Free Newsletters - Space News - Defense Alert - Environment Report - Energy Monitor
. GPS News .




GPS NEWS
Researchers told to ward off navigation system interference
by Staff Writers
Beijing (XNA) Jan 01, 2013


In 1994, the BDS project was approved as one of the country's strategic targets, and a timetable composed of three stages for the development of the BDS took shape.

A high-ranking military official on Friday urged researchers to properly maintain China's home-grown navigation system so it can provide steady and reliable services for the country's economic development and military combat preparations.

Fan Changlong, vice chairman of the Central Military Commission, required researchers to beef up the security measures of the BeiDou Navigation Satellite System (BDS) and increase its capacity to ward off interference.

The BDS began providing services to civilian users in China and surrounding areas in the Asia-Pacific region on Thursday.

The general functionality and performance of the BDS is "comparable" to the GPS system, but cheaper, a spokesman for the system said at a press conference on Thursday.

Fan said the system has broken China's reliance on foreign navigation systems and carries great significance in safeguarding national security and promoting economic development.

The Communist Party of China (CPC) Central Committee, the State Council and the Central Military Commission on Friday jointly issued a letter congratulating relevant parties on the launch of the BDS.

The letter hailed the system's launch as a "milestone" in the cause of the informationization of the country and its military.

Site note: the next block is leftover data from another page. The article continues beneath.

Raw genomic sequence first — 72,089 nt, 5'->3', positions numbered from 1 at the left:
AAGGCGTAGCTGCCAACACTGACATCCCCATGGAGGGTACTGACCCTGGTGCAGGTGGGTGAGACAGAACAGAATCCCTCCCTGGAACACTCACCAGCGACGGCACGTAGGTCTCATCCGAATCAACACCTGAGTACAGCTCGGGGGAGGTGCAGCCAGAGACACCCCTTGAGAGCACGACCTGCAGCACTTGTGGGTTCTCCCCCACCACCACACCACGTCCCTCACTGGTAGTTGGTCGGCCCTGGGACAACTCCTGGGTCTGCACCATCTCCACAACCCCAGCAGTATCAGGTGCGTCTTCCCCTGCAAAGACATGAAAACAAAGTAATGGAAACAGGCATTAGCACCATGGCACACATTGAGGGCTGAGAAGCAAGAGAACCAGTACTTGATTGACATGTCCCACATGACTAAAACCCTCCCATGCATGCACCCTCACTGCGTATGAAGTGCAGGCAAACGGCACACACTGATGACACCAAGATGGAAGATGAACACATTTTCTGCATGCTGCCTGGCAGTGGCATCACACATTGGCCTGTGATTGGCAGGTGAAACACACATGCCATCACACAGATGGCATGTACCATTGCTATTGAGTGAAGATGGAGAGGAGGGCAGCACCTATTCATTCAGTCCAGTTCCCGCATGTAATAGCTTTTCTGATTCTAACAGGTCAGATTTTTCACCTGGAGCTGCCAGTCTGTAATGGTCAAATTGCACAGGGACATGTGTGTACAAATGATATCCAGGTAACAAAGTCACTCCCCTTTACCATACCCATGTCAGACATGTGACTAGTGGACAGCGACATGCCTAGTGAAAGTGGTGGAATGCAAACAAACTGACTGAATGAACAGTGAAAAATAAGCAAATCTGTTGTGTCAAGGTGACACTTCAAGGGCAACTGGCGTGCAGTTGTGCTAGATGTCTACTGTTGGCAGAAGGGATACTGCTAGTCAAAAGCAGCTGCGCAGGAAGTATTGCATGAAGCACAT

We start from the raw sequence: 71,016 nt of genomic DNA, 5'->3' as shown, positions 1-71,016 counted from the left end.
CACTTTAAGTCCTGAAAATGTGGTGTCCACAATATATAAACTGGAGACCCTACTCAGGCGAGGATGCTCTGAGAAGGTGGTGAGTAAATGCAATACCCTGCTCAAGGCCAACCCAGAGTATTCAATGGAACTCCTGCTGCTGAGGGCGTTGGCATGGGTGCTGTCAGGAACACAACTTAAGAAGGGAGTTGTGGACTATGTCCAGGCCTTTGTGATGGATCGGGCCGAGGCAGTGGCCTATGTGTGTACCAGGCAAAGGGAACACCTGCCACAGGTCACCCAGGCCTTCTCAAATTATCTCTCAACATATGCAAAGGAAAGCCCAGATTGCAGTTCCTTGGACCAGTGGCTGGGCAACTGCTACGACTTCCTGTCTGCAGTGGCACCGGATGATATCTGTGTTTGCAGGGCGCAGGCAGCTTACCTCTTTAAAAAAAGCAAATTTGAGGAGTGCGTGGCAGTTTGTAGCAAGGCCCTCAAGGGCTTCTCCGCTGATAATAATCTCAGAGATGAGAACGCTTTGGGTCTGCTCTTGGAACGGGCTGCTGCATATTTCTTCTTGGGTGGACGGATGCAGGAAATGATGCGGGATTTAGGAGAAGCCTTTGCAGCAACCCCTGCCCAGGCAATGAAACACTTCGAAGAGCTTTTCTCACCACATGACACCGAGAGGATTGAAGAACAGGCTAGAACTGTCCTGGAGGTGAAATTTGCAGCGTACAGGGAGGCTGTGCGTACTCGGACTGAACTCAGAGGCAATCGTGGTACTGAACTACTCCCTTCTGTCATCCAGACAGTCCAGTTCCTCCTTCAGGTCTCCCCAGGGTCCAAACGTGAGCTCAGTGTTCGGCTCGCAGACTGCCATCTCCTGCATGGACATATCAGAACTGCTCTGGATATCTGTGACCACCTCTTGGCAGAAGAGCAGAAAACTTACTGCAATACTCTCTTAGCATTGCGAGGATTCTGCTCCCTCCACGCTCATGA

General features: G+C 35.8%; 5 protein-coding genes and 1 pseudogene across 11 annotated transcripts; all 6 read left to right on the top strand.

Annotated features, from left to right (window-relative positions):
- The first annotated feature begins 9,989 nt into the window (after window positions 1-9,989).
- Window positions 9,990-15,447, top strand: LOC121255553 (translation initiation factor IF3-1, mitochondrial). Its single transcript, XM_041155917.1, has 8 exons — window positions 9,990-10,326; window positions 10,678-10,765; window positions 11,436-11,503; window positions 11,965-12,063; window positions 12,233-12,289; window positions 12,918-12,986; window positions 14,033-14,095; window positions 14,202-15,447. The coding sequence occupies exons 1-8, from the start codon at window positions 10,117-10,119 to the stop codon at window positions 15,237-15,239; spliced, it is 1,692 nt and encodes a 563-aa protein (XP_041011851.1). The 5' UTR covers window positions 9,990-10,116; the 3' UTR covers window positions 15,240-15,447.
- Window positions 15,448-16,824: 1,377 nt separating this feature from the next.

The success also marks China's great progress in building its own independent navigation system, it said.

In the letter, authorities paid respect and extended greetings to the scientists, army officers and staff members involved in the research, production, management and maintenance of the system.

The success of the BDS was gained through the country's efforts in independent innovation, cooperation among different units and the spirit to conquer difficulties and pursue excellence, the letter said.

China started its initial research on the system in 1985, and the project is named after the seven-star cluster known in English as the Big Dipper.

It initially encountered some skepticism, as people doubted its necessity, thinking it would be difficult to rival the U.S.-based GPS system.

In 1994, the BDS project was approved as one of the country's strategic targets, and a timetable composed of three stages for the development of the BDS took shape.

China launched the first satellite for the BDS in 2000, and a preliminary version of the system has been used in traffic control, weather forecasting and disaster relief work on a trial basis since 2003.

At present, the system has over 130,000 military and civilian users, including those in the financial, power, fishery and fire-fighting sectors, and it served as an important means of communication during the relief work following the devastating 8.0-magnitude earthquake in May 2008 in Sichuan's Wenchuan County.

Ran Chengqi, a spokesman for the system, on Thursday said the system aims to take 70 to 80 percent of the now GPS-dominated domestic market by 2020.

.


Related Links
China National Space Administration
GPS Applications, Technology and Suppliers